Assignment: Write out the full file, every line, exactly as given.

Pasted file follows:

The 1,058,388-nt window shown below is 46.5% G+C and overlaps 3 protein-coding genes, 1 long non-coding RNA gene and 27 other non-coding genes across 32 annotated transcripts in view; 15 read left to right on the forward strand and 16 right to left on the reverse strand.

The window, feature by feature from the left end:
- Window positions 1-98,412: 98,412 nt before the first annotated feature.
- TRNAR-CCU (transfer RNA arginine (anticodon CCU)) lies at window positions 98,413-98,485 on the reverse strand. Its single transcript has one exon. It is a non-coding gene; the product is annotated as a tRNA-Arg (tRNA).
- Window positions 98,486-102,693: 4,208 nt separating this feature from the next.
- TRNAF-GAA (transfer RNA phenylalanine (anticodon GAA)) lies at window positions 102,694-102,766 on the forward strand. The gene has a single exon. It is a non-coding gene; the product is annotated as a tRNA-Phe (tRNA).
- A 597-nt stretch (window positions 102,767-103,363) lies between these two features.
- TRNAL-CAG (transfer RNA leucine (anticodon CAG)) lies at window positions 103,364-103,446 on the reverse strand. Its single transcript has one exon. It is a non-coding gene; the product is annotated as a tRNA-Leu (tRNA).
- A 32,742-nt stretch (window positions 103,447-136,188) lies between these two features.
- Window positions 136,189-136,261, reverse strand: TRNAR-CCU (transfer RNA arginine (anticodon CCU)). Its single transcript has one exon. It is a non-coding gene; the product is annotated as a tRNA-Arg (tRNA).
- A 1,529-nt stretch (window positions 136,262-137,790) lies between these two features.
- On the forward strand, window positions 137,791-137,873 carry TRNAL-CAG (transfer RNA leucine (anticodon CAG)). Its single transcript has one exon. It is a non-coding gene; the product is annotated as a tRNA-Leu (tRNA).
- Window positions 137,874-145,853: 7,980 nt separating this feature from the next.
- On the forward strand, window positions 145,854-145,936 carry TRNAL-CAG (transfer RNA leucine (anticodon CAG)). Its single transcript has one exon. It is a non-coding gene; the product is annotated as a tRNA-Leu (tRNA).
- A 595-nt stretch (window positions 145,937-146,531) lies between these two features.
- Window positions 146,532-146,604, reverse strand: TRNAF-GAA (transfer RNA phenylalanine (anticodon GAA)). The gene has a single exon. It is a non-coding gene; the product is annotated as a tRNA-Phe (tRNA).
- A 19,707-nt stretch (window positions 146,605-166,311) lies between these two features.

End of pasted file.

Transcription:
The 1,058,388-nt window shown below is 46.5% G+C and overlaps 3 protein-coding genes, 1 long non-coding RNA gene and 27 other non-coding genes across 32 annotated transcripts in view; 15 read left to right on the forward strand and 16 right to left on the reverse strand.

The window, feature by feature from the left end:
- Window positions 1-98,412: 98,412 nt before the first annotated feature.
- TRNAR-CCU (transfer RNA arginine (anticodon CCU)) lies at window positions 98,413-98,485 on the reverse strand. Its single transcript has one exon. It is a non-coding gene; the product is annotated as a tRNA-Arg (tRNA).
- Window positions 98,486-102,693: 4,208 nt separating this feature from the next.
- TRNAF-GAA (transfer RNA phenylalanine (anticodon GAA)) lies at window positions 102,694-102,766 on the forward strand. The gene has a single exon. It is a non-coding gene; the product is annotated as a tRNA-Phe (tRNA).
- A 597-nt stretch (window positions 102,767-103,363) lies between these two features.
- TRNAL-CAG (transfer RNA leucine (anticodon CAG)) lies at window positions 103,364-103,446 on the reverse strand. Its single transcript has one exon. It is a non-coding gene; the product is annotated as a tRNA-Leu (tRNA).
- A 32,742-nt stretch (window positions 103,447-136,188) lies between these two features.
- Window positions 136,189-136,261, reverse strand: TRNAR-CCU (transfer RNA arginine (anticodon CCU)). Its single transcript has one exon. It is a non-coding gene; the product is annotated as a tRNA-Arg (tRNA).
- A 1,529-nt stretch (window positions 136,262-137,790) lies between these two features.
- On the forward strand, window positions 137,791-137,873 carry TRNAL-CAG (transfer RNA leucine (anticodon CAG)). Its single transcript has one exon. It is a non-coding gene; the product is annotated as a tRNA-Leu (tRNA).
- Window positions 137,874-145,853: 7,980 nt separating this feature from the next.
- On the forward strand, window positions 145,854-145,936 carry TRNAL-CAG (transfer RNA leucine (anticodon CAG)). Its single transcript has one exon. It is a non-coding gene; the product is annotated as a tRNA-Leu (tRNA).
- A 595-nt stretch (window positions 145,937-146,531) lies between these two features.
- Window positions 146,532-146,604, reverse strand: TRNAF-GAA (transfer RNA phenylalanine (anticodon GAA)). The gene has a single exon. It is a non-coding gene; the product is annotated as a tRNA-Phe (tRNA).
- A 19,707-nt stretch (window positions 146,605-166,311) lies between these two features.